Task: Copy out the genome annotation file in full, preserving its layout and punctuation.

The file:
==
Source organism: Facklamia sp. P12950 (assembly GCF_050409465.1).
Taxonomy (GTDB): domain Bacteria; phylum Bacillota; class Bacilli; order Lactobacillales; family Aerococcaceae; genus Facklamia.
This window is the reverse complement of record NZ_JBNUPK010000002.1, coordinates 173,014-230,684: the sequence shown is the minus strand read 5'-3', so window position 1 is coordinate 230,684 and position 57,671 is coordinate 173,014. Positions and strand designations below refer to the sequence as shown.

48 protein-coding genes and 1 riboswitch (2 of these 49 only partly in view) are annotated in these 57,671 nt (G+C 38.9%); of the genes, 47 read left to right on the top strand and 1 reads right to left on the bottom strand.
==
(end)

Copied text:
Source organism: Facklamia sp. P12950 (assembly GCF_050409465.1).
Taxonomy (GTDB): domain Bacteria; phylum Bacillota; class Bacilli; order Lactobacillales; family Aerococcaceae; genus Facklamia.
This window is the reverse complement of record NZ_JBNUPK010000002.1, coordinates 173,014-230,684: the sequence shown is the minus strand read 5'-3', so window position 1 is coordinate 230,684 and position 57,671 is coordinate 173,014. Positions and strand designations below refer to the sequence as shown.

48 protein-coding genes and 1 riboswitch (2 of these 49 only partly in view) are annotated in these 57,671 nt (G+C 38.9%); of the genes, 47 read left to right on the top strand and 1 reads right to left on the bottom strand.